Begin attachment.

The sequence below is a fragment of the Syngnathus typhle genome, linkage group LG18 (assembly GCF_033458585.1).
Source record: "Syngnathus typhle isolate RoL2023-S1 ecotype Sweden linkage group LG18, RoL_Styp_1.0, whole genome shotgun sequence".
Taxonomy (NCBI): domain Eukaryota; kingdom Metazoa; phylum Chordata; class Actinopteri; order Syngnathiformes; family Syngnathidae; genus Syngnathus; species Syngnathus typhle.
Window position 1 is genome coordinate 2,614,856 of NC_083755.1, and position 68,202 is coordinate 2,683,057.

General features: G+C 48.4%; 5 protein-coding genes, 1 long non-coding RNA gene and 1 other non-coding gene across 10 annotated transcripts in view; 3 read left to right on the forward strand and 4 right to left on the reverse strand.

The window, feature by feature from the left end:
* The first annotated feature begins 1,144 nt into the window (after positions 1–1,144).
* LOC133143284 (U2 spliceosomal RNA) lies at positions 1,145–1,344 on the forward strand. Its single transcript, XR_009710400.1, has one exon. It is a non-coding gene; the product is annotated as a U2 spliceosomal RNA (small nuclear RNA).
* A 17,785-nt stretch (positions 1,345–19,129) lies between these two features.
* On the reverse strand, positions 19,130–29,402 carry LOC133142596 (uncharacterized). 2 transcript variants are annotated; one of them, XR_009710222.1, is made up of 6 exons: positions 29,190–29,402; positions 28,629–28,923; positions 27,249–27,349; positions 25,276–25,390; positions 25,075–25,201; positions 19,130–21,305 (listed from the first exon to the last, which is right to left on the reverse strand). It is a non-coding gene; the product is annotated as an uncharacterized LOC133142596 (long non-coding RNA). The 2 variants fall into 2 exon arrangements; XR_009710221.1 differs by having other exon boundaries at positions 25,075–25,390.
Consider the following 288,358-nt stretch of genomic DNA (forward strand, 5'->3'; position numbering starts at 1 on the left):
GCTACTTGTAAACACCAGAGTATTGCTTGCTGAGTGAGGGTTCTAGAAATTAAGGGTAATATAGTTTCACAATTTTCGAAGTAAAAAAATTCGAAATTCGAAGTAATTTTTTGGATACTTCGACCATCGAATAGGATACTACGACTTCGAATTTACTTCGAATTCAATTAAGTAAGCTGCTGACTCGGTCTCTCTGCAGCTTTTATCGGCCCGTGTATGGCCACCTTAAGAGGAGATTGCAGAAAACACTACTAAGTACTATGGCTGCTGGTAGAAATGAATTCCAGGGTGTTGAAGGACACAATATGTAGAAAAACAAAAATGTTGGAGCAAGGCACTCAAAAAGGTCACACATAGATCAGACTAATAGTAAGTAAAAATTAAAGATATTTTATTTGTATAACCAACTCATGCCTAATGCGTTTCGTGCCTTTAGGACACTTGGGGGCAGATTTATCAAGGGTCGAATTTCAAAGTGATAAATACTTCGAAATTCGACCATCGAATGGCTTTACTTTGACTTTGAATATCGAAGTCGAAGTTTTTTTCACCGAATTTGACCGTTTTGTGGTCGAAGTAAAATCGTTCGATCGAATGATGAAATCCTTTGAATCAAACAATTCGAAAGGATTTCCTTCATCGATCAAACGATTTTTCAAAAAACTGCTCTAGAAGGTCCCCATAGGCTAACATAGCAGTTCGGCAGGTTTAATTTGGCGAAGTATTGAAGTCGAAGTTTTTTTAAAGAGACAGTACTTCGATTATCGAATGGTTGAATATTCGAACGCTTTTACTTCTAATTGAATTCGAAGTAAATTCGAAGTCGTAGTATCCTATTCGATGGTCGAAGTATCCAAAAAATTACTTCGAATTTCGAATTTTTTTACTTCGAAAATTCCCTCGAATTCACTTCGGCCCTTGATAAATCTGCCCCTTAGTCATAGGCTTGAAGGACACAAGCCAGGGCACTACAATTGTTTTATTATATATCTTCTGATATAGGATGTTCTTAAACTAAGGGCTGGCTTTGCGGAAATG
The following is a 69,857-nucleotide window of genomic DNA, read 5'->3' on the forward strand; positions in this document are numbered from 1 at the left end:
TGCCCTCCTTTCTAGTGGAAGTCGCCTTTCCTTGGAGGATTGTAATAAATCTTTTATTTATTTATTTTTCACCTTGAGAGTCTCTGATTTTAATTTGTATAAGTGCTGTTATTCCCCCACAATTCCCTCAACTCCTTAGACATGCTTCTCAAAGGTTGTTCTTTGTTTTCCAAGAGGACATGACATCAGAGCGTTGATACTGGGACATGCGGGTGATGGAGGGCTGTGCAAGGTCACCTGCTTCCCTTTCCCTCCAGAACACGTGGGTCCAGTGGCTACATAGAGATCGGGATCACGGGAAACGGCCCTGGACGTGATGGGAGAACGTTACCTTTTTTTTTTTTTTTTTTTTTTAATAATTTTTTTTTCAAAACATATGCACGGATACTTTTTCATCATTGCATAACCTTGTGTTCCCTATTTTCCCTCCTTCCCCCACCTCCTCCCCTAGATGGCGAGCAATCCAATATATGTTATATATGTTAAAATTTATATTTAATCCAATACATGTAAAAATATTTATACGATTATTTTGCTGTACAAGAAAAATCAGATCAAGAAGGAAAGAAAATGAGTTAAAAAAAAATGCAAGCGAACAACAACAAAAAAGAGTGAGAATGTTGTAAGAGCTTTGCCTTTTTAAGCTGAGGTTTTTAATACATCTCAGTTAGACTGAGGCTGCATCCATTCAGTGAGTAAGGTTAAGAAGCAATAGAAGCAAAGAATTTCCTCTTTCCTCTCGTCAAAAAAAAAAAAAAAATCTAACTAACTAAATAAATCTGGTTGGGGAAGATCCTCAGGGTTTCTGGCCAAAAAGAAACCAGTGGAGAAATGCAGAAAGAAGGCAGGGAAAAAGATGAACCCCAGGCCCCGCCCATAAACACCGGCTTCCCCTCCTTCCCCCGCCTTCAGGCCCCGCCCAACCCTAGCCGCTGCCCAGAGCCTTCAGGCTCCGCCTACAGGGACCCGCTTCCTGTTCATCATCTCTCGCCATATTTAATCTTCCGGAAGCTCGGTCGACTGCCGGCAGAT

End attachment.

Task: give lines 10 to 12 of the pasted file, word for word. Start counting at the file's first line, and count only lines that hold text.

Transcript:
* On the reverse strand, positions 19,130–29,402 carry LOC133142596 (uncharacterized). 2 transcript variants are annotated; one of them, XR_009710222.1, is made up of 6 exons: positions 29,190–29,402; positions 28,629–28,923; positions 27,249–27,349; positions 25,276–25,390; positions 25,075–25,201; positions 19,130–21,305 (listed from the first exon to the last, which is right to left on the reverse strand). It is a non-coding gene; the product is annotated as an uncharacterized LOC133142596 (long non-coding RNA). The 2 variants fall into 2 exon arrangements; XR_009710221.1 differs by having other exon boundaries at positions 25,075–25,390.
Consider the following 288,358-nt stretch of genomic DNA (forward strand, 5'->3'; position numbering starts at 1 on the left):
GCTACTTGTAAACACCAGAGTATTGCTTGCTGAGTGAGGGTTCTAGAAATTAAGGGTAATATAGTTTCACAATTTTCGAAGTAAAAAAATTCGAAATTCGAAGTAATTTTTTGGATACTTCGACCATCGAATAGGATACTACGACTTCGAATTTACTTCGAATTCAATTAAGTAAGCTGCTGACTCGGTCTCTCTGCAGCTTTTATCGGCCCGTGTATGGCCACCTTAAGAGGAGATTGCAGAAAACACTACTAAGTACTATGGCTGCTGGTAGAAATGAATTCCAGGGTGTTGAAGGACACAATATGTAGAAAAACAAAAATGTTGGAGCAAGGCACTCAAAAAGGTCACACATAGATCAGACTAATAGTAAGTAAAAATTAAAGATATTTTATTTGTATAACCAACTCATGCCTAATGCGTTTCGTGCCTTTAGGACACTTGGGGGCAGATTTATCAAGGGTCGAATTTCAAAGTGATAAATACTTCGAAATTCGACCATCGAATGGCTTTACTTTGACTTTGAATATCGAAGTCGAAGTTTTTTTCACCGAATTTGACCGTTTTGTGGTCGAAGTAAAATCGTTCGATCGAATGATGAAATCCTTTGAATCAAACAATTCGAAAGGATTTCCTTCATCGATCAAACGATTTTTCAAAAAACTGCTCTAGAAGGTCCCCATAGGCTAACATAGCAGTTCGGCAGGTTTAATTTGGCGAAGTATTGAAGTCGAAGTTTTTTTAAAGAGACAGTACTTCGATTATCGAATGGTTGAATATTCGAACGCTTTTACTTCTAATTGAATTCGAAGTAAATTCGAAGTCGTAGTATCCTATTCGATGGTCGAAGTATCCAAAAAATTACTTCGAATTTCGAATTTTTTTACTTCGAAAATTCCCTCGAATTCACTTCGGCCCTTGATAAATCTGCCCCTTAGTCATAGGCTTGAAGGACACAAGCCAGGGCACTACAATTGTTTTATTATATATCTTCTGATATAGGATGTTCTTAAACTAAGGGCTGGCTTTGCGGAAATG